Shantaram: An Ex-Con, a Bombay Slum, an Experience Unlike Any Other
One of the many differences between a good book and a great book is that a great book isn’t just a great read; it’s a great experience. It sucks you in every time you turn your eyes to its chapters, keeping you fully engrossed while the outside world fades into a muffled din. You cease to see your surroundings — whether sand or subway or sofa — in your periphery. Your personal thoughts dissipate, leaving no room in your mind for anything but the story before you. Shantaram by Gregory David Roberts is a great book.
From the first sentence — "It took me a long time and most of the world to learn what I know about love and fate and the choices we make, but the heart of it came to me in an instant, while I was chained to a wall and being tortured" — Lin Ford has our attention. Our narrator is a fleeing convict, escaped from a maximum-security prison in Australia, making his way through Bombay. It is in Bombay that he meets Prabakar, an indispensable man who becomes his friend and guide through the slums of the city.
To continue to delve into the plot of the sprawling novel here, in this small space, would not do the book justice. Instead, simply know that it is a story of a search for friendship, for meaning, for love and for identity. It is a search that leads our protagonist through Mumbai, into war in Afghanistan, along the shores of Goa, and beyond. It is the kind of book from which you’ll extract passages worth highlighting and sharing and referring back to. And in addition to all of this, there's an element of autobiography.
Roberts is, in fact, an Australian ex-convict and a recovering heroin addict. He escaped Pentridge Prison in 1980, where he was serving time for bank robbery, and settled in India, remaining there for ten years. Ultimately, Roberts landed back in prison and finished serving his time. In spite of the parallels between Roberts’ life and Lin’s life, however, Roberts insists his book is fiction — and so can take creative and linguistic liberty, which only adds to the book’s beauty.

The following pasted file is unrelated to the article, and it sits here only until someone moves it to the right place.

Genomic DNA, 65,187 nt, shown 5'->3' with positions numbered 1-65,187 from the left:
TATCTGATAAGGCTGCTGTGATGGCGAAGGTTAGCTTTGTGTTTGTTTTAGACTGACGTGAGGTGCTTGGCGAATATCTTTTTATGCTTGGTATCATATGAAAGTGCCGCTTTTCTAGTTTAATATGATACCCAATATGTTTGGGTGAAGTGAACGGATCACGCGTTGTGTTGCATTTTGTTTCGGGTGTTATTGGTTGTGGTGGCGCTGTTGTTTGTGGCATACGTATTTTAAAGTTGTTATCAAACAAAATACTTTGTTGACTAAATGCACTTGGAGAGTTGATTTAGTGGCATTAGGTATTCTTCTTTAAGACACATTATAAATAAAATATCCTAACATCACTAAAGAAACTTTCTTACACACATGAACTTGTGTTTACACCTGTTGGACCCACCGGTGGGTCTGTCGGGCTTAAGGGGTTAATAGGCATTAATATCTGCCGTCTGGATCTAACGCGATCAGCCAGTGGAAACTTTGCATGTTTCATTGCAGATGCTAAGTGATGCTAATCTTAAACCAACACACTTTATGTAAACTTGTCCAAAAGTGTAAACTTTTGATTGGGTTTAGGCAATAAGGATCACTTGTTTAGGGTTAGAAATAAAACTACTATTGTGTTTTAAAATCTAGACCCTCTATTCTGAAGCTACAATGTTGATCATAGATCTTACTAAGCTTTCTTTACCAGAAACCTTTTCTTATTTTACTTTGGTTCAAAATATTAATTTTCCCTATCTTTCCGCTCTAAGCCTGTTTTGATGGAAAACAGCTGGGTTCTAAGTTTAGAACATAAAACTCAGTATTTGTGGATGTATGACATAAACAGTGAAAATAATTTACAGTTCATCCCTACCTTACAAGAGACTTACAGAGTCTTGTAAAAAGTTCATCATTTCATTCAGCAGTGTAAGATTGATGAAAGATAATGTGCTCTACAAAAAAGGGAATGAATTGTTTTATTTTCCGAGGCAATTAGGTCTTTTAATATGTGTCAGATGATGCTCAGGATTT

Ultimately, readers, Shantaram is a book that gets you unstuck. It is likely a different kind of book than most everything you’ve read and different than the kind of book to which you usually gravitate. It’s the book that grabs you and takes you on a journey unlike any you’ve heard of, down a different path than you’ve ever been on, expanding your willingness to read outside "your" genre, as it's done for many. Upon finishing Shantaram, this reader wanted more. Immediately, thoughts of travel to Goa and Mumbai started drifting in; research about the ever-ongoing movie rumors was undertaken. But nothing — nothing before and nothing since — has satisfied in quite the same way that Shantaram did. Enjoy it.